The thing about wolverines as creatures? They'd be absolutely undetectable. Wolverines are famous for being quiet, working alone, having coats so thick that they can bed down on snow without melting it, and eating every part of their prey. They don't even leave bones behind. Picture it. It's a cold winter. A small town sheriff notices that one house stands empty. "No problem," she thinks, "I guess the Lawsons have gone on vacation for Christmas." Then another house empties. Then another. As the town gets emptier, people get scared. They crowd around the lone saloon (this down has a saloon) wondering, is it aliens? Is it vampires? Is it some government conspiracy or a serial killer? No. It's the Wolverine. It won't just kill you. It will make you . . . disappear.


5. Hippopocalypse Now

At this point, everyone knows that hippos kill more people than any other African animal (except for mosquitos). But still, there are no hippo horror movies. It's time to get that right. If you're going to do a horror movie about scientists pushing their way into some tropical jungle, looking for a lost city or an elusive tribe, don't have them plagued by giant gorillas or determined lions. Go with scientific accuracy, and throw in hippo stampedes, hippos overturning boats, hippos chomping on people, hippos drowning people, or hippos slashing people with their giant teeth. If it would be better for the marketing campaign to put them in tutus and label it as a sequel to Fantasia, go ahead. Image via BS Thurner Hof


4. Honey Badgers Don't Care If You Live or Die

There are some animals on this list that should replace other animals in horror movies, and there are some animals that should replace people in horror movies. The Honey Badger, now a registered internet meme, deserves to take the place of those scary mutated hillpeople in horror films. And I mean literally taking the place of all of them. A nice suburban couple should head into a country store to pick up supplies for their RV vacation, and the honey badger at the counter should snarl at them, creeping them out as they try to buy their corn flakes. When they go outside, other honey badgers should be hanging around their car, giving them sullen looks, and a feral honey badger child should be off in one corner of the parking lot picking a fight with a snake. The couple gets into their RV and drives off as fast as they can . . . while the deranged hill honey badgers amble after their car, having sighted prey, determined to kill them in horrible ways. It would be exactly as believable as any of the version of The Hills Have Eyes, and far less offensive.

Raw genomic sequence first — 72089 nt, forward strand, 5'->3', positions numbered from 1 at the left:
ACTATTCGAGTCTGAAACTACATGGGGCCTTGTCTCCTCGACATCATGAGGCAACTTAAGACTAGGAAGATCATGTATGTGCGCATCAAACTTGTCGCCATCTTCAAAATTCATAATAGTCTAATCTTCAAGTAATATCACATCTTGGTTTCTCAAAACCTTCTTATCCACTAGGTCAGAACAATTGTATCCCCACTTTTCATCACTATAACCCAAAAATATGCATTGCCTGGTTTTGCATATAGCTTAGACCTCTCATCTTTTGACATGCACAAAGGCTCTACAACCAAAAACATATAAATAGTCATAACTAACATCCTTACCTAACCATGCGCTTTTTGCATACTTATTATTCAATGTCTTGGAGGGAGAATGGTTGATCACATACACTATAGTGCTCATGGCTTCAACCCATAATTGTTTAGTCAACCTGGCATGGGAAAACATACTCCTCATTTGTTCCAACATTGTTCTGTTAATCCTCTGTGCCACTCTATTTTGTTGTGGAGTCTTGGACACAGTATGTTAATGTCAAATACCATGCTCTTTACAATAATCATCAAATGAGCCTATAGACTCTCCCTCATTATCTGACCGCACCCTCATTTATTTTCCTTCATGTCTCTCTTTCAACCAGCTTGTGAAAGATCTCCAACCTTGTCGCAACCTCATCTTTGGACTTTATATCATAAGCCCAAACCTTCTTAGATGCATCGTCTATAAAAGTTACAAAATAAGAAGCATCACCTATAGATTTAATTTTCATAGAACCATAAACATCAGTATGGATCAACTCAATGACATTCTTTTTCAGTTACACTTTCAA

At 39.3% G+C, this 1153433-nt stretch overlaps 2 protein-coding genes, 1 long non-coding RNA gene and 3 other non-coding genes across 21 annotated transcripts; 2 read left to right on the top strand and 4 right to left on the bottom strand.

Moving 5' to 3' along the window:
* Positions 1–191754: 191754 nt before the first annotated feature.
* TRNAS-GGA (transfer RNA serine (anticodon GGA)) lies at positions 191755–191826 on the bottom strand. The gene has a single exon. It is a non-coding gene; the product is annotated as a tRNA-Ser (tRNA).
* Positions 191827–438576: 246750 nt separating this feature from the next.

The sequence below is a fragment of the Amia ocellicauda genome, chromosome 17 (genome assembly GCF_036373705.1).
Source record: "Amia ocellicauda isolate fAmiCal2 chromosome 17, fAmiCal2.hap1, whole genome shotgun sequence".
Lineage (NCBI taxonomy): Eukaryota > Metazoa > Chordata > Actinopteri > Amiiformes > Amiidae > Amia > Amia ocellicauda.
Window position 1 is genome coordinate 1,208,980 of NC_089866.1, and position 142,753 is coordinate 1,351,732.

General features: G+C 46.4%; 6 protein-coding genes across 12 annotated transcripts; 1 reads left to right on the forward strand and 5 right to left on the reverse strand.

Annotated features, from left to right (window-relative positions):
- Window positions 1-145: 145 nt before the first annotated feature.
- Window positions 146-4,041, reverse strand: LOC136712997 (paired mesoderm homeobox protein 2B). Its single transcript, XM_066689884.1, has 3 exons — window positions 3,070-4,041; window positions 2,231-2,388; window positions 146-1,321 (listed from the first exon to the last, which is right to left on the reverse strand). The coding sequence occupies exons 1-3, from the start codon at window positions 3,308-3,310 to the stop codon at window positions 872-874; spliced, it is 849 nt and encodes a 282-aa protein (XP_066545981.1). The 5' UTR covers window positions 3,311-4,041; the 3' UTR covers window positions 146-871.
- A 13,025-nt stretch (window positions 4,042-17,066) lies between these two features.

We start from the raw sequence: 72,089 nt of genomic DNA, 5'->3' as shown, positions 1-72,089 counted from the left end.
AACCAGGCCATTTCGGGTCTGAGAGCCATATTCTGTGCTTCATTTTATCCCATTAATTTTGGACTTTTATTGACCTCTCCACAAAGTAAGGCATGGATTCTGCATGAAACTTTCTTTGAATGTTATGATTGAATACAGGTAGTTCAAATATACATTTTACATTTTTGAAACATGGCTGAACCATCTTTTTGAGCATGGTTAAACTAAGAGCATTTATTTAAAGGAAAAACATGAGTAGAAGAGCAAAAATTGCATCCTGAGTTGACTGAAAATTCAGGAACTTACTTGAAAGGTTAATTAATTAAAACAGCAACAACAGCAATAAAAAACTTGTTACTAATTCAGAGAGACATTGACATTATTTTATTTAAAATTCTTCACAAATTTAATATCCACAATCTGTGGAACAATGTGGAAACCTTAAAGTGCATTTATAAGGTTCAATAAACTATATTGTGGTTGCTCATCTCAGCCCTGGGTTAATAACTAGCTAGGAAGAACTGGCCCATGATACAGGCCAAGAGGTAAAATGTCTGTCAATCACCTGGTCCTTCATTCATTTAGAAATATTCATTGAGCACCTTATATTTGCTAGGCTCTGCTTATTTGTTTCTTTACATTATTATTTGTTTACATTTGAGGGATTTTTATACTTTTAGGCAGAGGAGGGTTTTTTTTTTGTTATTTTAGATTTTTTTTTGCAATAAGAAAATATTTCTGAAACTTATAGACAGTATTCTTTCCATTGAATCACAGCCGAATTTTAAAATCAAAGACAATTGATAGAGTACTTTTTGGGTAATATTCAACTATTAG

3. Tardigrades in Space Can Hear You Scream

In 2007 it was determined that tardigrades, small, eight-legged water creatures, can survive for ten days in the vacuum of space. If that's not disconcerting news, I don't know what is. There's literally an eight legged insect-looking thing with claws that can just float through the void until it finds a space ship crew to terrorize. From there, the movie doesn't just write itself, the movie has already written itself. Several times over. The people who have written about such things just didn't know it was a giant tardigrade they were describing. Image via Jasper Nance/Flickr.


2. The Parasitic Wasp Body Snatchers

Alien already used the "laying eggs in your victims" routine — but we still haven't seen a movie that conveys the full horror of wasps laying their eggs inside other creatures. Including the creepy way they perch over a victim while ovipositing (injecting their eggs inside). And the mind control. The wasps take over the life form's brain, and steer its body like a little all-terrain vehicle, forcing it to create the perfect nesting site for the wasp's babies, where they will eat it alive. They can already do this. They just can't do it to humans, yet. Imagine a world in which your partner suddenly shifts personality, scatters pillows and bedding all over bedroom, and invites you, in a very sinister tone . . . to go on a picnic. "Just sit under that tree," they say, "And relax. You'll soon understand exactly what we're doing. Muah ha ha ha ha." Image via Arthur Chapman/Flickr.

1. The Platypus Just Wants to Be Your Friend. Trust it.

So far we've talked about conventional scary movies. Horror movies in which the killers stalk out off the shadows, or lurk in murky depths. Whenever they appear, cello music pops up. But there's another kind of horror movie villain. The kind that's the protagonist's best friend, or boy friend, or ideal new roommate, or sometimes (in the right kind of movie) beloved pet. There are long, tedious, sun-drenched scenes of them walking on a beach or having ice cream, and then Things Go Wrong. That is the movie for the platypus. It looks adorable, with its smiling beak and its furry body and the way it waddles along cheerfully. And then it gets mad, and when it gets mad, it gets out the poisoned spurs on its legs. These spurs have venoms that do a little of everything. Some increase blood flow, and others keep the blood from coagulating, and still others cause excruciating, paralytic pain. These are the adorable little things will inveigle their way into your life, and one by one your find your friends with slashed throats, or drowned in their tubs, and then platypus friends show up and then . . . it's a terrifying Night of the Platypus as you run away screaming, "I thought you were my friend!"